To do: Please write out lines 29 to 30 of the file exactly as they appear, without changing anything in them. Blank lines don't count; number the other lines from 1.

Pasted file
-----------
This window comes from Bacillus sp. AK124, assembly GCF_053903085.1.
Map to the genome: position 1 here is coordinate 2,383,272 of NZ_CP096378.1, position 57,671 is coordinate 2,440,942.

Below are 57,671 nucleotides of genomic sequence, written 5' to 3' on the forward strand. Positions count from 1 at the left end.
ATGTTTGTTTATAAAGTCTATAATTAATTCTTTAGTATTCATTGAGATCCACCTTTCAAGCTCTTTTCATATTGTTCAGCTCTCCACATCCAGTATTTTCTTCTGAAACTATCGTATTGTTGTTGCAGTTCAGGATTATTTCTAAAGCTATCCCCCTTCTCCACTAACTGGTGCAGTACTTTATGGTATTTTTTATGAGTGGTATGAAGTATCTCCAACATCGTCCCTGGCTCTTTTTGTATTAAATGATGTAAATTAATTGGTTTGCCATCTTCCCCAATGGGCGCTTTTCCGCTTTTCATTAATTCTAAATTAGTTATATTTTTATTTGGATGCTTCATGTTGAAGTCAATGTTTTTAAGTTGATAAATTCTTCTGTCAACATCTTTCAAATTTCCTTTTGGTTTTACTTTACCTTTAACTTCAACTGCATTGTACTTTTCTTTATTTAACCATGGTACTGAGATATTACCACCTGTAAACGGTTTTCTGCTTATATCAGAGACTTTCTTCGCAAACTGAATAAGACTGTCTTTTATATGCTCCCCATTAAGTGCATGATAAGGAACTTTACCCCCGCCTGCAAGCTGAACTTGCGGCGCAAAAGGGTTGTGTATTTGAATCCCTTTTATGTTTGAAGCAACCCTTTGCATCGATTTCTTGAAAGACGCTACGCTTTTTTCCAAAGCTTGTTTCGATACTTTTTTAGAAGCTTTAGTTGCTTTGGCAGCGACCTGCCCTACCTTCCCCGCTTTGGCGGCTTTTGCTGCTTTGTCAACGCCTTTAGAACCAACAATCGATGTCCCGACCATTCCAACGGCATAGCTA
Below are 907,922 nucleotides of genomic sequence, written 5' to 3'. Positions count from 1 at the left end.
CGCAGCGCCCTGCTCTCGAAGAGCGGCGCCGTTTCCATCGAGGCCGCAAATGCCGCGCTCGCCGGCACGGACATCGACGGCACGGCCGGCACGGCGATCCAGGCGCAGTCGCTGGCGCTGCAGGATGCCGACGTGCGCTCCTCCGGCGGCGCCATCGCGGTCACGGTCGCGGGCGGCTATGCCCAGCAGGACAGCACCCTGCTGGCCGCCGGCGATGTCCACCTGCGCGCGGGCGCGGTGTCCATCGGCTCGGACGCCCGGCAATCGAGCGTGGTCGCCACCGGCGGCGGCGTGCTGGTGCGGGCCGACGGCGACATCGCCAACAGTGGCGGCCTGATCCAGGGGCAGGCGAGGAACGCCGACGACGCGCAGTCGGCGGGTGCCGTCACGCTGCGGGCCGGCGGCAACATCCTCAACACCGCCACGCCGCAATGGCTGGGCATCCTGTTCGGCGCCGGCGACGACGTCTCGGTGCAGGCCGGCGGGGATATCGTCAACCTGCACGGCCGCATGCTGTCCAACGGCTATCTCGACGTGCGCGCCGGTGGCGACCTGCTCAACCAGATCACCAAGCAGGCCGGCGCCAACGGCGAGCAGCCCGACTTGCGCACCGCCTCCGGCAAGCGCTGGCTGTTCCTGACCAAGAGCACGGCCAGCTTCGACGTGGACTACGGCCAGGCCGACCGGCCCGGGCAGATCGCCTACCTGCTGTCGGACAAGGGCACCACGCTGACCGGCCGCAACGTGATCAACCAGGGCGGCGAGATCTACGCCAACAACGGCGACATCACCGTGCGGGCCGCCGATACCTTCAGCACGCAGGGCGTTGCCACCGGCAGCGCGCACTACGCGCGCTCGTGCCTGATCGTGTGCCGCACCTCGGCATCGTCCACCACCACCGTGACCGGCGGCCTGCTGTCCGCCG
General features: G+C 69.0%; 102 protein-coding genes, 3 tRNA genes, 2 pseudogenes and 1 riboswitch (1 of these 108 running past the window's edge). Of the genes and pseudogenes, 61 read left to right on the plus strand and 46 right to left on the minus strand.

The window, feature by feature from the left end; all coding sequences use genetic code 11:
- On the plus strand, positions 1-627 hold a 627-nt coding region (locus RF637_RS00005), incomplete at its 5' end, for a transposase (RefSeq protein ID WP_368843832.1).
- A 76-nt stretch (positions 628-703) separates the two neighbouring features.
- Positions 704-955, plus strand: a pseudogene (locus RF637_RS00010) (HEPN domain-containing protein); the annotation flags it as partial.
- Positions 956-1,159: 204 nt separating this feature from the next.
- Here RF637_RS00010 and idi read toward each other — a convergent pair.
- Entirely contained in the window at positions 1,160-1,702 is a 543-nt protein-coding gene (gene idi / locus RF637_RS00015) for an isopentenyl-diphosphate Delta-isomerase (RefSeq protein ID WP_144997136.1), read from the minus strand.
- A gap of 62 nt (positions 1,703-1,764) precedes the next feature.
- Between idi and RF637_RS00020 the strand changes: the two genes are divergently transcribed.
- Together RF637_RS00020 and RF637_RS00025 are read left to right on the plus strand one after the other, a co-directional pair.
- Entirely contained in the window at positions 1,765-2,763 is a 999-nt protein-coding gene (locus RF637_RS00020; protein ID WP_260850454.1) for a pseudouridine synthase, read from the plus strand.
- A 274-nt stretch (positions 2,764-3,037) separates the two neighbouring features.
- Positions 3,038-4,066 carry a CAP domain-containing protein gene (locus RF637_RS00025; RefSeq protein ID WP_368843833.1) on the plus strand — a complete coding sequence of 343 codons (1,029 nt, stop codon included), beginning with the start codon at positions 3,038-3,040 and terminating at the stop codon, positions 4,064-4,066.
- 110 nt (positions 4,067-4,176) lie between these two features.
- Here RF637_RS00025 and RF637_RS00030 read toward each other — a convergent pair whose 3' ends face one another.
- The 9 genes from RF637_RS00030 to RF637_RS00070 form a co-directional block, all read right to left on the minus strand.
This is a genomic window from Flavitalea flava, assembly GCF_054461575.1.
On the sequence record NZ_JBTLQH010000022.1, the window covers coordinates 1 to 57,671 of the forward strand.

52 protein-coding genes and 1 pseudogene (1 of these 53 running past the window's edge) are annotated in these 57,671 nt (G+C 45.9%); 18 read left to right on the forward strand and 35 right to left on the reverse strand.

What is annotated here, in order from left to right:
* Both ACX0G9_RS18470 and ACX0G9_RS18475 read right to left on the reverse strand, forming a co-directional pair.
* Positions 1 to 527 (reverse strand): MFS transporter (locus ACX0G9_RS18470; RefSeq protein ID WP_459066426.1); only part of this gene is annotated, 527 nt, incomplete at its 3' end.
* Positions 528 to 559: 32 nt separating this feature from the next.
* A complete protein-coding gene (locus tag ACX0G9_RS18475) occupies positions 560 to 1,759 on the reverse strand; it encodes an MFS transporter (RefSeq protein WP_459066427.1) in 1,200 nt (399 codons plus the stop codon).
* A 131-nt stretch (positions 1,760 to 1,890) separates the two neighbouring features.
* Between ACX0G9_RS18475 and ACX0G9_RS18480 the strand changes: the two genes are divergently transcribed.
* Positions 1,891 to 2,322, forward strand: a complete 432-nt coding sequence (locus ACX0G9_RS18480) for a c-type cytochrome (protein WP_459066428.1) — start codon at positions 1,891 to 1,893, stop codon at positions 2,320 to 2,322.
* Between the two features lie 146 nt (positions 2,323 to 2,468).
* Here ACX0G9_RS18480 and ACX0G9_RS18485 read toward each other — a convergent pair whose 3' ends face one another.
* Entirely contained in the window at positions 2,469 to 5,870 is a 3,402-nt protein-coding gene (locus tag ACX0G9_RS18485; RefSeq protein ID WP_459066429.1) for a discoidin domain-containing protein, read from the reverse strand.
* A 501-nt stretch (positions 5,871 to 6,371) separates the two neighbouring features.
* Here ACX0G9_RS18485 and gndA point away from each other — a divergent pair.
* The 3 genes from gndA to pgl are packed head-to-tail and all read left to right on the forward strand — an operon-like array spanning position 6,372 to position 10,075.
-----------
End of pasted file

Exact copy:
* Positions 1 to 527 (reverse strand): MFS transporter (locus ACX0G9_RS18470; RefSeq protein ID WP_459066426.1); only part of this gene is annotated, 527 nt, incomplete at its 3' end.
* Positions 528 to 559: 32 nt separating this feature from the next.